5. What a miserable and silly decision. The one nice activity that the kids could enjoy outside in safety – cancelled without a good explanation. Who is this not inclusive too? Everyone is welcome to join. This principle is not shaping out to be any better than the last.

  6. Personally, I think this is a very brave and commendable move on the new principal’s part. Friends, we must remember that people of many different cultures call Princeton, home. Halloween, although is widely considered a secular holiday, ioriginated from Catholicism.

    A Book Bonanza where children can dress up, and parade as the characters of their favorite books seems like a PERFECT substitute celebration at an elementary school. You basically get to keep all the fun parts of a school halloween celebration anyway, but this version isn’t associated with anything religions… which is what public school should be…non-religious. Right? Right.

    Honestly, my heart breaks for the Muslim, Hindu, Mormon and and other religious children who have had to abstain from halloween in school and have been teased for it in years past. I think it’s great that Princeton Elementary is taking the steps to ensure that children of all cultures feel at home in school at all times of the year.

  7. this is the stupidest decision that I’ve ever seen – pretty soon we’ll have a reason to exclude everything – I have no idea what this woman is referring to. Keep narrowing your field of vision and soon you will see nothing.

  8. While I support the spirit of inclusivity, this was a misguided attempt by the new principal which completely missed the mark. True inclusion begins with community engagement and this was a unilateral decision. Decisions can’t be made in a vacuum and real efforts towards diversity, equity and inclusion are impactful when community members are at the table having their voices heard. Halloween has strong cultural connections to pre Christian celtic culture and provides much joy for our children. I hope our children are exposed to a diverse array of culture traditions from around the world rather than canceling Halloween. Now the economic equity issue is exacerbated as most families will have to purchase two costumes. Our children have had a rough last year and a half due to the pandemic and we need to provide more joy not less. Time to rethink this directive.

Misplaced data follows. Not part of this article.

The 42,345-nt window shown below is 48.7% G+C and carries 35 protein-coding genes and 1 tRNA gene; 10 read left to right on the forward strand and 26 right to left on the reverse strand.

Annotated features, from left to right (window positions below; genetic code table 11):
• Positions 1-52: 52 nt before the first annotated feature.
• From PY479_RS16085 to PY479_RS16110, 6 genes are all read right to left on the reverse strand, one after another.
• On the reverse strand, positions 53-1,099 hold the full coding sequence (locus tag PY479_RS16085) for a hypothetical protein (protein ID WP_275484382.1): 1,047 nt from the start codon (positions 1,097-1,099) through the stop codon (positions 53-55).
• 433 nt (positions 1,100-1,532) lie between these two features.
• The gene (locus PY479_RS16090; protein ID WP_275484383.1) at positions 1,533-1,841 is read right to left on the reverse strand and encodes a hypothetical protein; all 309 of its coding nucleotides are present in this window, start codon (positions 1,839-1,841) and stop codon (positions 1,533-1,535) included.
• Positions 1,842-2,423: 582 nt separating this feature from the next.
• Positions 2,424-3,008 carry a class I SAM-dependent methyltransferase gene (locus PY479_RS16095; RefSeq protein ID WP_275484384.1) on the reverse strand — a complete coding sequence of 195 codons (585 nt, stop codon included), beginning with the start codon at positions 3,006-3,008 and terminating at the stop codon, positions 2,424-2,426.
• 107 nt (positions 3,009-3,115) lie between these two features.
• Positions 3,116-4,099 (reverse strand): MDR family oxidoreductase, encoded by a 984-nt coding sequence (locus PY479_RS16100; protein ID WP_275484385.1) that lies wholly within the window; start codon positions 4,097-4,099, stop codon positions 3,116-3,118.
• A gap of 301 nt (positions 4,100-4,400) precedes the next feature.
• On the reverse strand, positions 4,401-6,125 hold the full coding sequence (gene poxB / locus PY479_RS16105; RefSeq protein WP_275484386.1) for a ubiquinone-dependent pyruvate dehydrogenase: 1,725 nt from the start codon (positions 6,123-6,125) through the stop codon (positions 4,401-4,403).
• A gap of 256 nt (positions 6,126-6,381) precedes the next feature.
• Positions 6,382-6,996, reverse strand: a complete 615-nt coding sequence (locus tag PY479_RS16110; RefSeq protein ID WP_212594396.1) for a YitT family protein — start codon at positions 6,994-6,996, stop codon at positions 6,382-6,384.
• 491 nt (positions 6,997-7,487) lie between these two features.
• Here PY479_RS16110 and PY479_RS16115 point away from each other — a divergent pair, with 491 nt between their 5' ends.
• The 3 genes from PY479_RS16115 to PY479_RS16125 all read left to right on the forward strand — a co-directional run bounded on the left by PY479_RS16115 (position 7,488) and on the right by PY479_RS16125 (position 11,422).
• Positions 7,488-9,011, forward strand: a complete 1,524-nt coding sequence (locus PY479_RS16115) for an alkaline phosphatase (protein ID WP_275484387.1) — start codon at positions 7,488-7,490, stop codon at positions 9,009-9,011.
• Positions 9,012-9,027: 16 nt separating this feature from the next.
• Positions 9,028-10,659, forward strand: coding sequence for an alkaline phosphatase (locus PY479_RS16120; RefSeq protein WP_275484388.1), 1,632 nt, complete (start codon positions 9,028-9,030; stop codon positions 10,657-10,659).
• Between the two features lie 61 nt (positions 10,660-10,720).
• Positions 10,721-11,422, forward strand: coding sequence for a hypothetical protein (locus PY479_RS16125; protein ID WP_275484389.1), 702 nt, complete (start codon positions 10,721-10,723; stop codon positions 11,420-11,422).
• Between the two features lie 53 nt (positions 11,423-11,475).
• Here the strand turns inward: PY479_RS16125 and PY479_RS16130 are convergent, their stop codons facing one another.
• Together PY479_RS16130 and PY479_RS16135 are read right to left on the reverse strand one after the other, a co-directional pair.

9. Likely those with more limited funds (who can’t get costumes). The fallacy in this pathetic PC approach is that literally every Halloween costume could be based on a book character. So really, such a lame attempt at pushing an ultra PC agenda, but to no avail.

  10. Her first act was actually getting tents and tables together so lunches and snacks could be moved outdoors. To be clear, while all the schools in the district were still planning on lunch arrangements that unnecessarily put children at increased risk, Ms. Lattimer was already trying to find a way to have the kids eat lunch more safely. Riverside was the first school to be able to have kids outside while some schools still aren’t making it happen for all of their students, and that’s because she was looking into it in early August already. It’s easy to understand how her proposal for Halloween or Valentine’s Day may rattle some cages, but, just a guess here, aren’t there more urgent things we as parents can be concerned with? Do we fully understand as a community what the consequences of a major outbreak at one of our schools will entail? Anyone out there also wonder how many kids in our schools have underlying health conditions that may put them at risk for serious illness? Those of us that are fortunate enough to avoid any serious consequences will all surely groan when we have to quarantine or pivot to remote instruction, but couldn’t we be doing more to make that less likely? Isn’t that more important than Halloween? Sure her comment could have been framed differently, however well intentioned, but let’s not waste time stoking controversy lest we lose site of the real crisis in front of us: how to make schools safer for all of the kids in what is still a pandemic. Thanks, Ms. Lattimer, for working on that. And what can we as parents do to help with that both at school and at home?

  11. This isn’t about inclusivity… This is about someone having spent too much time on social media during the pandemic and allowing a much narrowed group of voices to influence their decision making ability.

    The same reason behind having so many more aggressively bat-sh*t crazy vocal alt-right types and conspiracy theorists right now is the same reason we’re seeing more stuff like this.

    Inclusivity shouldn’t be treated as an opportunity to make everyone equally miserable. This type of stuff helps literally no-one and just highlights differences while making people pissy at each other, creating more of an us verses them dialogue that pushes folks farther apart. It’s not progress, it’s just trending stupidity.

    Just allow the kids a fun and constantly evolving tradition and allow the parents of the kids who have a problem with it’s existence to remove the giant sticks from their asses.

  12. I am super confused—why would a Halloween parade be considered non-inclusive? I wish the article explained that because I’ve never heard this before.